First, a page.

Well, it’s done.
Early in writing The Gospel According to Earth I had to confront the fact that there wasn’t really an ending to the story about Earth putting an end to evil government. The unfortunate reality is, mankind isn’t inherently good. I know that’s not an evaluation that’s particularly popular today but it’s a foundational part of my way of thinking and I don’t really believe we’ve ever completely pulled away from being a savage society where the powerful abuse the weak however they wish. We got further from that than ever before in the United States, I think. Even in this day and age it’s still a global problem, though, and as I worked to game it out in my head I realized that the future Earth at the heart of the Triad World novels would reform itself to an extent only to boomerang right back to depravity once again. Trying to sketch out a path for the Triad Worlds to build a new, utopian Earth was, therefore, foolish.
So I decided not to. That really wasn’t what I wanted to do when I started The Gospel According to Earth anyway. My purpose was to show the mindset that led UNIGOV to try rewriting the entirety of human history and why, totalitarian impulses or no, it is fundamentally wrong. Hopefully in the pages of the story you have just read I have succeeded. Since the Triad World novels are intended to be grounded in reality, rather than an exercise in the kind of unbridled idealism that some of the major scifi franchises they draw inspiration from, I chose not to close the loop on all the characters the story introduces.
In particular, I never gave the ‘great men of history’ the story introduces specific arcs or defined ending points. While I got to know and like Admiral Carrington and Captain Gyle I never intended to leave them on a specific note. They were just ships passing us in the night. I was far more interested in the lowly characters in the Fleet when writing and I particularly wanted to bring a solid ending point to Corpral Langley by the end of this story.
This was a bit of a challenge, since I felt I left him in a good place at the end of Schrodinger’s Book. In fact, that was a major part of why I chose not to reuse him or Aubrey as viewpoint characters in Martian Scriptures, along with my desire to see another part of the fleet. By the same token, this is also why I didn’t reintroduce Volk Fyodorovich in The Gospel According to Earth. Lang had to be the story’s touchstone character and I think he managed it well. I hope you’ve found following him as interesting as I have.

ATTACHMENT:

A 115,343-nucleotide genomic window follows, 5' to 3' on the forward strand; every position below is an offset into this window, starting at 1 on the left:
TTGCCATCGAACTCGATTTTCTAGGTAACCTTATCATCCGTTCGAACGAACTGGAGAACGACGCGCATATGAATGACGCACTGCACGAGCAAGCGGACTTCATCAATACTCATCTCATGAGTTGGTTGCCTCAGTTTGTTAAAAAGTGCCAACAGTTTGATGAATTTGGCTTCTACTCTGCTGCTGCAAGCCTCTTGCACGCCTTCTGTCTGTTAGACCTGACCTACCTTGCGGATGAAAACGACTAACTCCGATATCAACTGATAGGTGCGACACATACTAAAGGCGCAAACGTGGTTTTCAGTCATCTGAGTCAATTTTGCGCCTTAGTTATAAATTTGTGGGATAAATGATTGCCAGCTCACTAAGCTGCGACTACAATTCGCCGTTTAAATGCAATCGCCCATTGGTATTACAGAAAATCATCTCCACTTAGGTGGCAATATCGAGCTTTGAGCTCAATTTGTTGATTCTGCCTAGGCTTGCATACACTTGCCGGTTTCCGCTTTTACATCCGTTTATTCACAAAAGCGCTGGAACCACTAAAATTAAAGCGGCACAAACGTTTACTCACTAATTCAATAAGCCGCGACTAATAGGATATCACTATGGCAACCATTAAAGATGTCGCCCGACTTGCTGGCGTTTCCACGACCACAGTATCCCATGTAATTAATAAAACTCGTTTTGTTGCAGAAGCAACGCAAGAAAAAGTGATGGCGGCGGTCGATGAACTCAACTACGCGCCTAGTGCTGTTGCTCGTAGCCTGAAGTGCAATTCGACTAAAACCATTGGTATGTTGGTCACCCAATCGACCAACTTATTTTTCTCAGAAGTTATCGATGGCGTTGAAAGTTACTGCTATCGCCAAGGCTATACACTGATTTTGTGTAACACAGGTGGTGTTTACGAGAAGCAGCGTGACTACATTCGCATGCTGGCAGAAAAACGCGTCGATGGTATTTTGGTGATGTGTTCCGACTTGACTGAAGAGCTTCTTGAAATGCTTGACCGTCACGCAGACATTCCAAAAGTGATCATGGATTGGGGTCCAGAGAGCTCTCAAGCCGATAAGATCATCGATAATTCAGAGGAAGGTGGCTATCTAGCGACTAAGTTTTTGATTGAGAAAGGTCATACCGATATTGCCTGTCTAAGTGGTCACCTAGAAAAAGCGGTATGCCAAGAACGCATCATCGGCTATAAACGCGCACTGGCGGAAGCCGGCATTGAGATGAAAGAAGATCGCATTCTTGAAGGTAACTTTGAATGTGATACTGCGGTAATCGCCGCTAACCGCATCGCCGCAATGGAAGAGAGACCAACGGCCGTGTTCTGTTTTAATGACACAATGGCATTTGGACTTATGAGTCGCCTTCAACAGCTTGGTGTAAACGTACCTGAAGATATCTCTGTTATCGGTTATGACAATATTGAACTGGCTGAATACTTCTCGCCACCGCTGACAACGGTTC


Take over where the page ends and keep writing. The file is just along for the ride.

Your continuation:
With a number of new viewpoint characters and an entirely new thematic through-line to keep track of, The Gospel According to Earth was a challenge to outline and write. The necessity of finding a good place to leave the story was also difficult. I don’t think I’d be a great intrigue writer so I chose not to go too deep into the wrangling needed to drag a peace treaty out of UNIGOV. Instead I ultimately chose to stop on the cusp of that new challenge and leave the rest of the details to your imaginations.
In the end I wanted the Triad World novels to concern themselves with questions of how we will govern ourselves, what we will trust in and how we can know if that trust is misplaced. I’m sure I’ve only marginally achieved those goals. Still, I had an enjoyable time writing these stories and I hope you’ve equally enjoyed reading them.
Now my typical structure at this juncture would be taking a week off. But, as you may have noticed, I just took my usual Christmas break and tacked an extra week on there before posting this! Therefore my next series of essays on writing will begin next week. I have a lot to say on any number of subjects, so strap in! This will be different.